*Graphs, map and details of the walk have been used from the Across The Divide website and info pack so that I can share the walk details and how brilliant they are organising and giving us all the relevant information to make it a most enjoyable, hassle free and memorable day
- What’s Provided for our Event Fee?
- Full event plans and management plus support throughout the build up to the event
- Medical support team and lots of TLC
- Training and fundraising advice
- Six power stations along the route with snacks, drinks, medical support, big smiles and encouragement. Most also have loos
- Marked and mapped route with free views!
- Complete safety back up
- JUST WALK info and advice on the website and on the phone
- Hot food at the start and on route
- JUST WALKED t-shirt
- JUST WALKED certificate emailed to you after the event
In February I noticed a blog and facebook event publising Steve Blethyn’s
midnight walk. He is another Reading based Adventurer.
I sent him a message asking him if he wanted a Duck for company, as you do! Not sure if he was grateful for having some company, or mortified he was going to be walking with Fibroduck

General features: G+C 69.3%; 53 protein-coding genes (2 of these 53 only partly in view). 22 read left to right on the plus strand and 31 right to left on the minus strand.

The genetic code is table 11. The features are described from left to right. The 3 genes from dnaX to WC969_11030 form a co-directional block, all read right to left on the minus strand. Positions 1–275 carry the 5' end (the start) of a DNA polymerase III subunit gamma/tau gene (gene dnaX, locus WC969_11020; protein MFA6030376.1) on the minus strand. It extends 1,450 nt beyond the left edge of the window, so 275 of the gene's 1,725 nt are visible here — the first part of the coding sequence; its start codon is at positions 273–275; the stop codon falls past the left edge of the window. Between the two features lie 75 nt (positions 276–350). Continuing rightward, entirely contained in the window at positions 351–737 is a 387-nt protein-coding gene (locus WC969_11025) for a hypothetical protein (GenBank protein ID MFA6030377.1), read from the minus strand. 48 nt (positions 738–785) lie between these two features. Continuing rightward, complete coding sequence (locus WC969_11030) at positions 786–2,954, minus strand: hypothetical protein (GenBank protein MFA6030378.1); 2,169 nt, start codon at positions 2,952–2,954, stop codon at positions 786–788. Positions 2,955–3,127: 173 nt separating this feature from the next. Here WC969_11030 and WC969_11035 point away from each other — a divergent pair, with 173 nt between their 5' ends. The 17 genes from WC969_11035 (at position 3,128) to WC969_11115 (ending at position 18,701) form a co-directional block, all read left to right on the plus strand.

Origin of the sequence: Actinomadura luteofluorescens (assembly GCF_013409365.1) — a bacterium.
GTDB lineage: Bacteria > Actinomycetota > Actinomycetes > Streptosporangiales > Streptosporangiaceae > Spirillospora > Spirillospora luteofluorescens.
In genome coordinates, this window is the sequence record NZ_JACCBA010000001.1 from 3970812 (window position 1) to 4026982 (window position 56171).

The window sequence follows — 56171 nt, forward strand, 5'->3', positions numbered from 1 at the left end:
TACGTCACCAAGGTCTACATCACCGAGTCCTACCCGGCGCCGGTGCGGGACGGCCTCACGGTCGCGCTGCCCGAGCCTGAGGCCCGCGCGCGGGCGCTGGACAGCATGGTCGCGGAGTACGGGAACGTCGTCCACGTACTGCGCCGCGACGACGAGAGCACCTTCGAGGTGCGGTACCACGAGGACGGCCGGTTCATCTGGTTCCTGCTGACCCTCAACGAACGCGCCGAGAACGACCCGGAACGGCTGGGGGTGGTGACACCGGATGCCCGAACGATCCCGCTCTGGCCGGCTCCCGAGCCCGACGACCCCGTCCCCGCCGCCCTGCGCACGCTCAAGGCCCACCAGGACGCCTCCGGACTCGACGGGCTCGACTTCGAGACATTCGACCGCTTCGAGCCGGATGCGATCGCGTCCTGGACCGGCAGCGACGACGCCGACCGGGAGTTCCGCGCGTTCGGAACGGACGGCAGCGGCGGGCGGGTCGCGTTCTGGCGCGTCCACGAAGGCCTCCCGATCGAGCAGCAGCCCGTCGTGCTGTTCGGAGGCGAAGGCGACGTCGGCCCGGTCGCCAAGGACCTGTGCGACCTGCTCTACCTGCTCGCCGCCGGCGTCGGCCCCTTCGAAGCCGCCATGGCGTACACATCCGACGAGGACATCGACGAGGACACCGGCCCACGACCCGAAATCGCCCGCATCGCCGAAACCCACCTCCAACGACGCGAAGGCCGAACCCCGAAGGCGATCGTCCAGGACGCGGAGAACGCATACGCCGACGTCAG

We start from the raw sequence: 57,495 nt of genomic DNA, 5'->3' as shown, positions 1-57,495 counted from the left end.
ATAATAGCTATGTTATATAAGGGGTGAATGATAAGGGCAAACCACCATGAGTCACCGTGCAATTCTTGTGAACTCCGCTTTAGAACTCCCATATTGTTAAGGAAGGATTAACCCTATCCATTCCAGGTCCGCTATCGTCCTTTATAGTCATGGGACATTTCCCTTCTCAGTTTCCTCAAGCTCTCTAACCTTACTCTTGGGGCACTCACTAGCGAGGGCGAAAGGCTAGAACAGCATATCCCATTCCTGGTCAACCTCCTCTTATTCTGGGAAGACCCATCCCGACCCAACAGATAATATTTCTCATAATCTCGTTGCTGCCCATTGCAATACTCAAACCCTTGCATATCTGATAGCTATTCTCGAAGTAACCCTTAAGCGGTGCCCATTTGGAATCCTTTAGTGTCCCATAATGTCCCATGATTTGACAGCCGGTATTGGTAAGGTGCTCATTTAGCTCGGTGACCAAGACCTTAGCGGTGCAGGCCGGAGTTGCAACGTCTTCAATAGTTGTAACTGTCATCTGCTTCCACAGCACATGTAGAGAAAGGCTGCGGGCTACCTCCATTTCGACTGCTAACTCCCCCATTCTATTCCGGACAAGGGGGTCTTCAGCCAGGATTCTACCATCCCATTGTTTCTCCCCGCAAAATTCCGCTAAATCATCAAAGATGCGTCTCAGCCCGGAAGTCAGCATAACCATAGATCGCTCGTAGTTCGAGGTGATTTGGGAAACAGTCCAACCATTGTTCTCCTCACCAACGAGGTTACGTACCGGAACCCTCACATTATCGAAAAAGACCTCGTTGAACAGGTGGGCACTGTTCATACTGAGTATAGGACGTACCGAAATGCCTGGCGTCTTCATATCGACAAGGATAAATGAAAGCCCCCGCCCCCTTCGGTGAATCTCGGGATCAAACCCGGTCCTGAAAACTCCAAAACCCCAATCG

. But we both have a passion for walking, adventures and fundraising. Our feet are focused on a very local and worthy cause.
We are doing the walk for the THE WICKED AND WACKY BREAKFAST CLUB
at St Mary’s School in Shinfield where Steve works.
We are also promoting the healthy option of Walking to school
We are starting at -
- A. Robert Piggott School, then going via
- B. Polehamton CofE Junior School,
- C. Willowbank Junior,
- D. Emmbrook,
- E. St Pauls CofE,
- F. Westende School,
- G. Oaklands,
- H. Gorse Ride, and then finishing at
- I. St Mary's, Shinfield
We’ll be walking past every Junior School in Wokingham Council's area, a total of 23.6 miles (38km). We will be starting at midnight, and finish at 7:30a.m. on the 8th of April. (That's the last day of term.) We'll be in time to join the children in the breakfast club for toast and a coffee.
Hopefully I shall be able to have a live tracking with endomondo
which can be accessed from their website, or twitter and facebook. Feather tips crossed I can work the technology!
So wonderful people we are asking you to dig deep and donate
, even just a pound or two - every little helps.
This is my Fibroduck suit layed out with my all the kit I will need for the 38km trekathon.As it is at night time I have got 2 flashlights to wear front and back, plus a torch. I also have a reflective vest.
GPS, compass and map of course are essential.In my rucksack I will have 2l of water, a small concerntrated beetroot juice
(energy), a coconut water (rehyrdation at the end), a small thermos of hot chocolate (energy and comfort). Plus my gluten free nakd bars